Visitor and installation view of James Tylor, (Deleted scenes) From an untouched landscape #7 2013. East Coast of Tasmania, Palawa land. Inkjet print on hahnemuhle paper with hole removed to a black velvet void, 60 x 60cm (framed). Courtesy the artist and UTS Art Collection
The exhibition Void, curated by Emily McDaniel, a Kalari woman from the Wiradjuri Nation, invites us to reconsider the notion of the void beyond a spatial experience of absence and presence.
McDaniel’s curation focuses on the context of Indigenous art, reclaiming and framing landscape through Indigenous knowledge and experience. The exhibition as a whole engages with Indigenous art as science, as history, and as a comprehensive storyline that employs multiple and varying truths.
Two artists in the exhibition use subtraction and removal as devices to describe relationship to Country. Hayley Millar-Baker’s Meeyn Meerreeng, (2017) is an installation in which the artist has collected volcanic stones collected on her land on Gunditjmara country. On first appearance the work appears like a protest – the stones have been taken from Country and painted black – removed from time, land and context. But in the greater context of the exhibition the rocks also indicate the artists personal connection to the land they come from.
Hayley Millar-Baker, Meeyn Meerreeng (Country at Night), 2017. 71 volcanic and granitic rocks, acrylic, varnish, dimensions variable. Courtesy the artist and Vivien Anderson Gallery.
James Tylor’s black and white photo series Deleted Scenes From an Untouched Landscape (2014/2015) captures landscapes across Australia. Tylor has cut into each image and backed the void with black velvet. Each deep cut seems arbitrary and speaks to the indiscriminate erasure of Indigenous histories, people and knowledge. In Tylor’s work something is forever missing, in Millar-Baker’s it’s there.
James Tylor, (Deleted scenes) From an untouched landscape #7, 2013. East Coast of Tasmania, Palawa land. Inkjet print on hahnemuhle paper with hole removed to a black velvet void, 60 x 60cm (framed). Courtesy the artist and UTS Art Collection.
The void is a disputable space that cannot be proven through scientific method or empirical measurement. Mabel Juli’s work Garnkiny Ngarrangkarni (2006) is an interpretation of the moon dreaming belonging to her Ngarranggarni & Gitja country and is a window into the flowing histories of her people.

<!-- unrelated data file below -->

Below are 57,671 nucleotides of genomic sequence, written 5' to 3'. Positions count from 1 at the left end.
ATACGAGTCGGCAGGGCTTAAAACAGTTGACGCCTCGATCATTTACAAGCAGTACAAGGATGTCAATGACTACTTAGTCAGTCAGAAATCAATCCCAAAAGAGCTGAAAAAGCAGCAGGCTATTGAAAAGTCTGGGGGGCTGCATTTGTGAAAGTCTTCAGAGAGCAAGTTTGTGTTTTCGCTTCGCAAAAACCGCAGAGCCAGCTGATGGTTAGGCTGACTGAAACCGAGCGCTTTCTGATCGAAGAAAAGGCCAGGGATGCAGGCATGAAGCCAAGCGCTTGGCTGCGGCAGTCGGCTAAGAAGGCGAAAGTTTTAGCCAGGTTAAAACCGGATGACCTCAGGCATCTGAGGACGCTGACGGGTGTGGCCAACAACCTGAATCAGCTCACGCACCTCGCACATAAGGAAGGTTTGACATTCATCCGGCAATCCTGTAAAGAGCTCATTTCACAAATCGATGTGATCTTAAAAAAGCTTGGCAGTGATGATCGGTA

Captured with natural ochres and pigment, the black and white painting tells of forbidden love, kinship systems and the creation of the moon. While Western science uses empirical data to prove and navigate celestial systems, Juli uses dreaming and her paintings are irrefutable maps to the stars.
(Front) Thancoupie, Peetharee story – Dugong & Emu, 1980, hand built earthenware, slip and oxide decoration on incised designs, 30 x 30 x 30 cm. Collection of Bathurst Regional Art Gallery, purchase. Photograph: David Roma; and (Rear) Mabel Juli, Garnkiny Ngaranggarrni, 2006. Natural ochre and pigment on canvas, 180 x 120 cm. Courtesy the artist and Warmun Art Centre.
Participating in one of the exhibition’s yarning circles with Daniele Hromek, a Yuin woman whose speculative interior drawings and hand renderings of architect Peter Eisenman’s House Number 2 (2013) features in the exhibition, reaffirmed for me the exhibition’s nature of openness.
The space created by the yarning circle emphasised a practice Hromek described as didiri, a Yuin word from the south-coast of NSW that embodies deep listening, responsiveness and responsibility to Country. In this spirit of deep listening, Void invites us to engage with Indigenous ways of learning, and to hear a multiplicity of knowledges, truths, and histories.
Rating: 4.5 stars ★★★★☆
UTS Gallery, University of Technology Sydney
25 September – 16 November
Curated by Emily McDaniel
Artists: Dr Thancoupie Gloria Fletcher AO, Danièle Hromek, Jonathan Jones, Mabel Juli, John Mawurndjul AM, Hayley Millar–Baker, Andy Snelgar, James Tylor, Jennifer Wurrkidj and Josephine Wurrkidj